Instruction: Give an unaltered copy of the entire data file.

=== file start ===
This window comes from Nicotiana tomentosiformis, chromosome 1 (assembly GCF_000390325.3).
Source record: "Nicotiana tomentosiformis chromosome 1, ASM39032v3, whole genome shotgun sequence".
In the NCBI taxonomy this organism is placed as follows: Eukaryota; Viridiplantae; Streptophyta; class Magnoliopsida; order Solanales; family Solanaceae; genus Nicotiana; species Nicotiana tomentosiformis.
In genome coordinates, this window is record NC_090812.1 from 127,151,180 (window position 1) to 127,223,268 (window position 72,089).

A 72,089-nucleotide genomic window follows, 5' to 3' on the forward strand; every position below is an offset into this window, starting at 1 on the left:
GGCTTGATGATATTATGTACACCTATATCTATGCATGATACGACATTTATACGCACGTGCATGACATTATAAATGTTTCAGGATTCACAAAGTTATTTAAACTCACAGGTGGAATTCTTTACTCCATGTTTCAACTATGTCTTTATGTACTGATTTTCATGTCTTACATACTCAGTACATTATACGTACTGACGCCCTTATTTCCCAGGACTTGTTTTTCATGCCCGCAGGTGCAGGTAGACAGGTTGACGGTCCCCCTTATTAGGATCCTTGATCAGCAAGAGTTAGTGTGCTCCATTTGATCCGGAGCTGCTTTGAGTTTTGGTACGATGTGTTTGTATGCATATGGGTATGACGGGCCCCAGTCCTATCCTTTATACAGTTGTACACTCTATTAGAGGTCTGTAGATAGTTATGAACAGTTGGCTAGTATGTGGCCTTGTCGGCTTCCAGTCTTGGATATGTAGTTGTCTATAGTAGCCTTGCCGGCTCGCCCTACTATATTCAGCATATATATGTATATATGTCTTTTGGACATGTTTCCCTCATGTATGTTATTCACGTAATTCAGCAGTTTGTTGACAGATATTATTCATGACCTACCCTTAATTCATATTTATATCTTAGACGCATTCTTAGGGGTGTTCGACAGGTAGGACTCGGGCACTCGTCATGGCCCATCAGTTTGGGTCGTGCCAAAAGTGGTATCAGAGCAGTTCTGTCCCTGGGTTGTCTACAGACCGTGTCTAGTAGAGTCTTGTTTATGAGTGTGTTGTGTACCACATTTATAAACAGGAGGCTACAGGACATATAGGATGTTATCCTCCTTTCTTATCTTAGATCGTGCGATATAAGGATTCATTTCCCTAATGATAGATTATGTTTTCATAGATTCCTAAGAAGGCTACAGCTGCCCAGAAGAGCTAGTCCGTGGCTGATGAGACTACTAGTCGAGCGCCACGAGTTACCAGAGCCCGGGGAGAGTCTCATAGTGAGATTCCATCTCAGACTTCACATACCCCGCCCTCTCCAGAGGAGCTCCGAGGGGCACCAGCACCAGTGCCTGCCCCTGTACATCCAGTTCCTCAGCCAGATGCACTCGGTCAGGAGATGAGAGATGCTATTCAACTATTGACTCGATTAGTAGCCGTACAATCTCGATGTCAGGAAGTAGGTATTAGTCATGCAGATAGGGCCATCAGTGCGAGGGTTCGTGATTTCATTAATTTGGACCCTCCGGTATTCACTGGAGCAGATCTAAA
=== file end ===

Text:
This window comes from Nicotiana tomentosiformis, chromosome 1 (assembly GCF_000390325.3).
Source record: "Nicotiana tomentosiformis chromosome 1, ASM39032v3, whole genome shotgun sequence".
In the NCBI taxonomy this organism is placed as follows: Eukaryota; Viridiplantae; Streptophyta; class Magnoliopsida; order Solanales; family Solanaceae; genus Nicotiana; species Nicotiana tomentosiformis.
In genome coordinates, this window is record NC_090812.1 from 127,151,180 (window position 1) to 127,223,268 (window position 72,089).

A 72,089-nucleotide genomic window follows, 5' to 3' on the forward strand; every position below is an offset into this window, starting at 1 on the left:
GGCTTGATGATATTATGTACACCTATATCTATGCATGATACGACATTTATACGCACGTGCATGACATTATAAATGTTTCAGGATTCACAAAGTTATTTAAACTCACAGGTGGAATTCTTTACTCCATGTTTCAACTATGTCTTTATGTACTGATTTTCATGTCTTACATACTCAGTACATTATACGTACTGACGCCCTTATTTCCCAGGACTTGTTTTTCATGCCCGCAGGTGCAGGTAGACAGGTTGACGGTCCCCCTTATTAGGATCCTTGATCAGCAAGAGTTAGTGTGCTCCATTTGATCCGGAGCTGCTTTGAGTTTTGGTACGATGTGTTTGTATGCATATGGGTATGACGGGCCCCAGTCCTATCCTTTATACAGTTGTACACTCTATTAGAGGTCTGTAGATAGTTATGAACAGTTGGCTAGTATGTGGCCTTGTCGGCTTCCAGTCTTGGATATGTAGTTGTCTATAGTAGCCTTGCCGGCTCGCCCTACTATATTCAGCATATATATGTATATATGTCTTTTGGACATGTTTCCCTCATGTATGTTATTCACGTAATTCAGCAGTTTGTTGACAGATATTATTCATGACCTACCCTTAATTCATATTTATATCTTAGACGCATTCTTAGGGGTGTTCGACAGGTAGGACTCGGGCACTCGTCATGGCCCATCAGTTTGGGTCGTGCCAAAAGTGGTATCAGAGCAGTTCTGTCCCTGGGTTGTCTACAGACCGTGTCTAGTAGAGTCTTGTTTATGAGTGTGTTGTGTACCACATTTATAAACAGGAGGCTACAGGACATATAGGATGTTATCCTCCTTTCTTATCTTAGATCGTGCGATATAAGGATTCATTTCCCTAATGATAGATTATGTTTTCATAGATTCCTAAGAAGGCTACAGCTGCCCAGAAGAGCTAGTCCGTGGCTGATGAGACTACTAGTCGAGCGCCACGAGTTACCAGAGCCCGGGGAGAGTCTCATAGTGAGATTCCATCTCAGACTTCACATACCCCGCCCTCTCCAGAGGAGCTCCGAGGGGCACCAGCACCAGTGCCTGCCCCTGTACATCCAGTTCCTCAGCCAGATGCACTCGGTCAGGAGATGAGAGATGCTATTCAACTATTGACTCGATTAGTAGCCGTACAATCTCGATGTCAGGAAGTAGGTATTAGTCATGCAGATAGGGCCATCAGTGCGAGGGTTCGTGATTTCATTAATTTGGACCCTCCGGTATTCACTGGAGCAGATCTAAA